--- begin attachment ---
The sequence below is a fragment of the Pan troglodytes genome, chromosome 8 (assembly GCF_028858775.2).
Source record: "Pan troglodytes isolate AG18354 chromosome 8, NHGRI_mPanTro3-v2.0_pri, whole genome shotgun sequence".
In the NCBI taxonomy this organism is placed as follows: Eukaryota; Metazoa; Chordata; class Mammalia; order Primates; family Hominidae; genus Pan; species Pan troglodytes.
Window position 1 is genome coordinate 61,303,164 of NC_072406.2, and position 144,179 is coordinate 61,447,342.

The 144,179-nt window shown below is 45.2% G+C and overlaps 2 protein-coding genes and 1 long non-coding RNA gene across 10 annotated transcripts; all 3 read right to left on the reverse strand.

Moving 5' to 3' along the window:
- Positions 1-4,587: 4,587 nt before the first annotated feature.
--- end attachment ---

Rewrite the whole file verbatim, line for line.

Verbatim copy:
The sequence below is a fragment of the Pan troglodytes genome, chromosome 8 (assembly GCF_028858775.2).
Source record: "Pan troglodytes isolate AG18354 chromosome 8, NHGRI_mPanTro3-v2.0_pri, whole genome shotgun sequence".
In the NCBI taxonomy this organism is placed as follows: Eukaryota; Metazoa; Chordata; class Mammalia; order Primates; family Hominidae; genus Pan; species Pan troglodytes.
Window position 1 is genome coordinate 61,303,164 of NC_072406.2, and position 144,179 is coordinate 61,447,342.

The 144,179-nt window shown below is 45.2% G+C and overlaps 2 protein-coding genes and 1 long non-coding RNA gene across 10 annotated transcripts; all 3 read right to left on the reverse strand.

Moving 5' to 3' along the window:
- Positions 1-4,587: 4,587 nt before the first annotated feature.